How A Petite Jewish Woman Changed The World

by Elaine Roth
Originally Published: 
How A Petite Jewish Woman Changed The World
Nikki Kahn/The Washington Post/Getty

There are moments in history that will forever stand out in our memories, moments for which we will be able to recall exactly where we were, when. Those moments range from world changing to life changing, on both a global level and sometimes simply on a personal level.

Justice Ruth Bader Ginsburg’s passing will be one of those moments for me. I will always remember where I was when I received the text from a friend telling me she’d died.

Her death is a tragedy. Because all death is a tragedy. Because she was a mother and grandmother and wife and so much to so many people. Because during her time in this world, she changed it for the better. And here’s a look at how:

The idea that a woman couldn’t get a mortgage without a man’s signature next to hers seems ludicrous in present day, but that was exactly the case when Ginsburg began practicing law. She paved the way for the enactment of the Equal Credit Opportunity Act in 1974, which allowed women to apply for mortgages and credit cards without a male co-signer. Thanks to Justice Ginsburg, women can do these things by themselves.

Her first case on behalf of the ACLU heard in front of the Supreme Court shot down a law that required men get preference over women as administrators of an estate. That case, Reed v. Reed, successfully established the use of the Equal Protection Clause of the 14th Amendment as an argument against gender discrimination, and would become the bedrock of future gender equality cases.

Chief Justice of the U.S. Supreme Court William Rehnquist (R) administers the oath of office to newly-appointed U.S. Supreme Court Justice Ruth Bader Ginsburg (L) as U.S. President Bill Clinton looks on 10 August 1993.


She didn’t only fight for women. In fact, in her time working as an attorney, she also fought for men’s equal rights. Prior to 1975, men did not receive survivor benefits under the Social Securities Act if their wives died, while women did if their husbands died. In Weinberger v. Wiesenfeld, Ginsburg successfully challenged the underlying belief that men did not need survivors’ benefits as they were the primary breadwinners in the household. Ginsburg’s work on this matter later set the stage for gay and lesbian couples, who had finally won the right to marry legally, to also receive benefits under the law.

When Justice Ginsburg fought for the widower in Weinberger v. Wiesenfeld she employed a strategy she’d used before. She took a position to fight for equal rights for a man, in order advance the importance of matters related to gender equality in the eyes of the law. She fought for a college-aged man’s right to buy (a light version of) beer at 18, which was a right women had been permitted under a local statute. That case ultimately changed the standard under which gender equality cases were reviewed by the court. By arguing for equality on behalf of male plaintiffs, Justice Ginsburg chipped away eroded long held gender beliefs.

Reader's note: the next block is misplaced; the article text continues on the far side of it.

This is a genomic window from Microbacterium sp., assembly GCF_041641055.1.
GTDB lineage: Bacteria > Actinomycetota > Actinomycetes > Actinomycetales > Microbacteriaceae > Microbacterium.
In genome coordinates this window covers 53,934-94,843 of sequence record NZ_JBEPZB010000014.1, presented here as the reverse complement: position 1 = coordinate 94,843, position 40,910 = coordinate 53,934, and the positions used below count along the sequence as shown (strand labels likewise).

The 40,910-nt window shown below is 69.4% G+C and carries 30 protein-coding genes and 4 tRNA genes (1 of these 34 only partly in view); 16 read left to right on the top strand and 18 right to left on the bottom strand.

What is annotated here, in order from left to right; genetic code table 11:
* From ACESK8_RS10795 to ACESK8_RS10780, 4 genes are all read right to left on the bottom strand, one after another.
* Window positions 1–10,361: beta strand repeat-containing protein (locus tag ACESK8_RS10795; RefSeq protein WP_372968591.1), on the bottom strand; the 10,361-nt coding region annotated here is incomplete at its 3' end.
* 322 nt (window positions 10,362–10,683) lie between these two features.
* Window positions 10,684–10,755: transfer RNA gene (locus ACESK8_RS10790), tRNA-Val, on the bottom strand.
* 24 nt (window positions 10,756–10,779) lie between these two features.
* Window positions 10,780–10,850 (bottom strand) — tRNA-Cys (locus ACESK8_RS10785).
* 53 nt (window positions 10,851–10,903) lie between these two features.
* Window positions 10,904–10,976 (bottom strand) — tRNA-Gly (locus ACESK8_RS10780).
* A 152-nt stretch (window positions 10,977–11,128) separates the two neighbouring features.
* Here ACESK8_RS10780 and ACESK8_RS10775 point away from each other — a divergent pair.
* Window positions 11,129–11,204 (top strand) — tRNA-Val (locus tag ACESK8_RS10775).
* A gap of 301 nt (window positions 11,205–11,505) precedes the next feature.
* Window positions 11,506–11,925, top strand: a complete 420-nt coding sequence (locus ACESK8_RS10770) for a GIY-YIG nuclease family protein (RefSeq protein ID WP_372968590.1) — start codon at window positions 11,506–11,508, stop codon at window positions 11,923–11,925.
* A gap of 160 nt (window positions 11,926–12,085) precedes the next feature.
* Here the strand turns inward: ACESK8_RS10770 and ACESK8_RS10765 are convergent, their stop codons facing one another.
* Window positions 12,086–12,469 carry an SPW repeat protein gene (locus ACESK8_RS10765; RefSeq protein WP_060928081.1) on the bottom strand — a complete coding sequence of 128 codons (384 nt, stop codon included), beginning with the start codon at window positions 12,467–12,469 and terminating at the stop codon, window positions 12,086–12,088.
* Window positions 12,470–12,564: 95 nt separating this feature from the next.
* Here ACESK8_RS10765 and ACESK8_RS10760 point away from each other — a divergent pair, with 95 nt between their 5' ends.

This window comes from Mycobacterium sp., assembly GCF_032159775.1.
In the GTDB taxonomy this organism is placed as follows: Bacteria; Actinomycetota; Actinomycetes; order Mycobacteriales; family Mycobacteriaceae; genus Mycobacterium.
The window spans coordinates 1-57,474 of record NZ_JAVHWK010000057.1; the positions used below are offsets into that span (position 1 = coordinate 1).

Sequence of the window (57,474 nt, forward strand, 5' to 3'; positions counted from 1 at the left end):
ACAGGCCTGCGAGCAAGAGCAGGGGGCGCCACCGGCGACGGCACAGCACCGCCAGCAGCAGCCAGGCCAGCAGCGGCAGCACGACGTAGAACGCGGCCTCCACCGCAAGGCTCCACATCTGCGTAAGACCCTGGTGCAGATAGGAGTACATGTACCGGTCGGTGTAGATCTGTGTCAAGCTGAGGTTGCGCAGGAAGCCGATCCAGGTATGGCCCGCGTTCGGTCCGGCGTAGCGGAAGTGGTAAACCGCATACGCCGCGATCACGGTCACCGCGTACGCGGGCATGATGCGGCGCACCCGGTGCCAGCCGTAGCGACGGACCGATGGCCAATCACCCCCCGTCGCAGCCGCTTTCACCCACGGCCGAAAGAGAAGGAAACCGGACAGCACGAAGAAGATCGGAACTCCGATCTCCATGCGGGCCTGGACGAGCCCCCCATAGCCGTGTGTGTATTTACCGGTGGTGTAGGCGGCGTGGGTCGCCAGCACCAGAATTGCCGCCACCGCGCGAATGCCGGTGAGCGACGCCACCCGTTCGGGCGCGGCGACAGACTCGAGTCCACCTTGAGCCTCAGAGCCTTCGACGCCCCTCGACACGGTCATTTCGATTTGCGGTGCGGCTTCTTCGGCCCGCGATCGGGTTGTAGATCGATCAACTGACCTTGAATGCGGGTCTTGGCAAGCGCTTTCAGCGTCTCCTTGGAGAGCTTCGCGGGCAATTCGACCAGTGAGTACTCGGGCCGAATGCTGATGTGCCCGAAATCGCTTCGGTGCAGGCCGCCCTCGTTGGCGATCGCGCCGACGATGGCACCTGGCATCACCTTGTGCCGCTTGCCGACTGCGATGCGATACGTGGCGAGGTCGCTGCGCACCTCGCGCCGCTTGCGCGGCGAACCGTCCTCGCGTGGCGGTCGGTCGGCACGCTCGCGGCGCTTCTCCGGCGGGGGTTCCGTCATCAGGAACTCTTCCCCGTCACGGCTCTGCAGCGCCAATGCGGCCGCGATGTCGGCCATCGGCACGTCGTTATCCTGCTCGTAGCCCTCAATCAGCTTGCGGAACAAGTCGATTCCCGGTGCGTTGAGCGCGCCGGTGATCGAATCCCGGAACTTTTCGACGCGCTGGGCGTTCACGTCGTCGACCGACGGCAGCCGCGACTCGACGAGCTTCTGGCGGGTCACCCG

Nikki Kahn/The Washington Post/Getty

In a separate case that she hoped would expand reproductive rights for all women, she argued on behalf of a combat nurse who was forced to choose between terminating her pregnancy or losing her career. Justice Ginsburg had hoped to establish women’s right to control their fertility via a case that argued for the right to give birth.

It’s a strategy that sounds almost like reverse psychology, but in an article for Time, Stephanie Buck described it more artfully as a “patient strategy”. And it worked.

Justice Ginsburg also made it possible for women to:

  • Open a checking account without a male co-signer
  • Receive equal consideration in the determination of who may act as executors of their children’s estates
  • Start a business and secure a business loan without a male co-signer
  • Obtain a job without gender based discrimination and then retain that same employment while pregnant
  • Acquire birth control without first obtaining her husband’s permission
  • Secure employment and retain that employment without being forced to provide proof of sterilization
  • Receive pension benefits that are equal to male coworkers

At 5’1”, Ruth Bader Ginsburg did not stand particularly tall. But the bright light of all she has done to make our world a better place will always shine large.

In Jewish tradition, when someone dies, the words of comfort are not “rest in peace,” but “may her memory be for a blessing” or “may her memory be a blessing.” I am by no means a Jewish scholar, and to be honest, only first paid attention to what people said after a death when my own young husband died, but I’ve since made an effort to understand the phrase. And from my understanding, it’s particularly suited for Justice Ruth Bader Ginsburg.

Judaism doesn’t offer a definitive answer as to what happens after someone dies. There are a few core theories, but no single answer. Instead, the focus, as I understand it, is on what Rachel Stomel called in a piece for “active remembrance.”

Which means remembering by speaking the deceased person’s name and carrying on their legacy.

More recently, activists have begun to use the phrase “may her memory be a revolution.” The phrase first came about in response to domestic violence deaths, and then was also used by activists in the wake of George Floyd’s death. The call was meant to memorialize the lives lost through active remembrance, through direct action, through revolutionary changes.

Justice Ginsburg changed the world, and now we have the honor of carrying on her legacy and ensuring her memory is both a blessing and a revolution.

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